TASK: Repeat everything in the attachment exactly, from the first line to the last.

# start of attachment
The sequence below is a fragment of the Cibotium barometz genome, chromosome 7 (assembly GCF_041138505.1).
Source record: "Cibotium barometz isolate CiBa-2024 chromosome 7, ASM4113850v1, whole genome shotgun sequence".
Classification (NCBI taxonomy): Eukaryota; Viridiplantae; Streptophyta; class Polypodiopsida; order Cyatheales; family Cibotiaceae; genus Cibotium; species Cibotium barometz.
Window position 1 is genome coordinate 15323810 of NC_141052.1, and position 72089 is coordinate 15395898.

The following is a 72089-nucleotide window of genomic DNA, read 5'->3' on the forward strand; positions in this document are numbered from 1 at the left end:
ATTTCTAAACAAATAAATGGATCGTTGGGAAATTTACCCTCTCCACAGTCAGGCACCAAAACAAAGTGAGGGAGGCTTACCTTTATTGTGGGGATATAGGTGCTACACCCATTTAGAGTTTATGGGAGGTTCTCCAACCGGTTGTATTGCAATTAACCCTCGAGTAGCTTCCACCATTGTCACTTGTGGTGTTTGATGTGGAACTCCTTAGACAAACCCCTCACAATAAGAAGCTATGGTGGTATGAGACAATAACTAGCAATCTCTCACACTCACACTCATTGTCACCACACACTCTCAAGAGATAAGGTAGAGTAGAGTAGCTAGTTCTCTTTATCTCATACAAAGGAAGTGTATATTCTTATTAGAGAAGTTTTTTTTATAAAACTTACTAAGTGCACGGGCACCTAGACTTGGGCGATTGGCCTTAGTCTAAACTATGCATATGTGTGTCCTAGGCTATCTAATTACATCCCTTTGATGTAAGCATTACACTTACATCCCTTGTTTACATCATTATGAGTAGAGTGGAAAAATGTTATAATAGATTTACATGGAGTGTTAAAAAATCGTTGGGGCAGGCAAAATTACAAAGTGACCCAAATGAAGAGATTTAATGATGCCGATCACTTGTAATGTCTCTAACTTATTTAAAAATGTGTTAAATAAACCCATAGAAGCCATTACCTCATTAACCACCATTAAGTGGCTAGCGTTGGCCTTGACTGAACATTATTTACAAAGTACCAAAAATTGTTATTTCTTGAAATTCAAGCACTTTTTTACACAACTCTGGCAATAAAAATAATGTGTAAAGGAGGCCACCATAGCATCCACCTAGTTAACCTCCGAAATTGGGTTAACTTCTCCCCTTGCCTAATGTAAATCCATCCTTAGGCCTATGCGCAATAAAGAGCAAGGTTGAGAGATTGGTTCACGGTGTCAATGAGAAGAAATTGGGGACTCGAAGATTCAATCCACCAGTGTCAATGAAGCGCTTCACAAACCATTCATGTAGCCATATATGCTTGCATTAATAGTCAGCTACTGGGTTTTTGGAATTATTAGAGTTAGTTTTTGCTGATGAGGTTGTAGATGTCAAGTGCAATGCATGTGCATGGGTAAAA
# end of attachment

The sequence below is a fragment of the Cibotium barometz genome, chromosome 7 (assembly GCF_041138505.1).
Source record: "Cibotium barometz isolate CiBa-2024 chromosome 7, ASM4113850v1, whole genome shotgun sequence".
Classification (NCBI taxonomy): Eukaryota; Viridiplantae; Streptophyta; class Polypodiopsida; order Cyatheales; family Cibotiaceae; genus Cibotium; species Cibotium barometz.
Window position 1 is genome coordinate 15323810 of NC_141052.1, and position 72089 is coordinate 15395898.

The following is a 72089-nucleotide window of genomic DNA, read 5'->3' on the forward strand; positions in this document are numbered from 1 at the left end:
ATTTCTAAACAAATAAATGGATCGTTGGGAAATTTACCCTCTCCACAGTCAGGCACCAAAACAAAGTGAGGGAGGCTTACCTTTATTGTGGGGATATAGGTGCTACACCCATTTAGAGTTTATGGGAGGTTCTCCAACCGGTTGTATTGCAATTAACCCTCGAGTAGCTTCCACCATTGTCACTTGTGGTGTTTGATGTGGAACTCCTTAGACAAACCCCTCACAATAAGAAGCTATGGTGGTATGAGACAATAACTAGCAATCTCTCACACTCACACTCATTGTCACCACACACTCTCAAGAGATAAGGTAGAGTAGAGTAGCTAGTTCTCTTTATCTCATACAAAGGAAGTGTATATTCTTATTAGAGAAGTTTTTTTTATAAAACTTACTAAGTGCACGGGCACCTAGACTTGGGCGATTGGCCTTAGTCTAAACTATGCATATGTGTGTCCTAGGCTATCTAATTACATCCCTTTGATGTAAGCATTACACTTACATCCCTTGTTTACATCATTATGAGTAGAGTGGAAAAATGTTATAATAGATTTACATGGAGTGTTAAAAAATCGTTGGGGCAGGCAAAATTACAAAGTGACCCAAATGAAGAGATTTAATGATGCCGATCACTTGTAATGTCTCTAACTTATTTAAAAATGTGTTAAATAAACCCATAGAAGCCATTACCTCATTAACCACCATTAAGTGGCTAGCGTTGGCCTTGACTGAACATTATTTACAAAGTACCAAAAATTGTTATTTCTTGAAATTCAAGCACTTTTTTACACAACTCTGGCAATAAAAATAATGTGTAAAGGAGGCCACCATAGCATCCACCTAGTTAACCTCCGAAATTGGGTTAACTTCTCCCCTTGCCTAATGTAAATCCATCCTTAGGCCTATGCGCAATAAAGAGCAAGGTTGAGAGATTGGTTCACGGTGTCAATGAGAAGAAATTGGGGACTCGAAGATTCAATCCACCAGTGTCAATGAAGCGCTTCACAAACCATTCATGTAGCCATATATGCTTGCATTAATAGTCAGCTACTGGGTTTTTGGAATTATTAGAGTTAGTTTTTGCTGATGAGGTTGTAGATGTCAAGTGCAATGCATGTGCATGGGTAAAA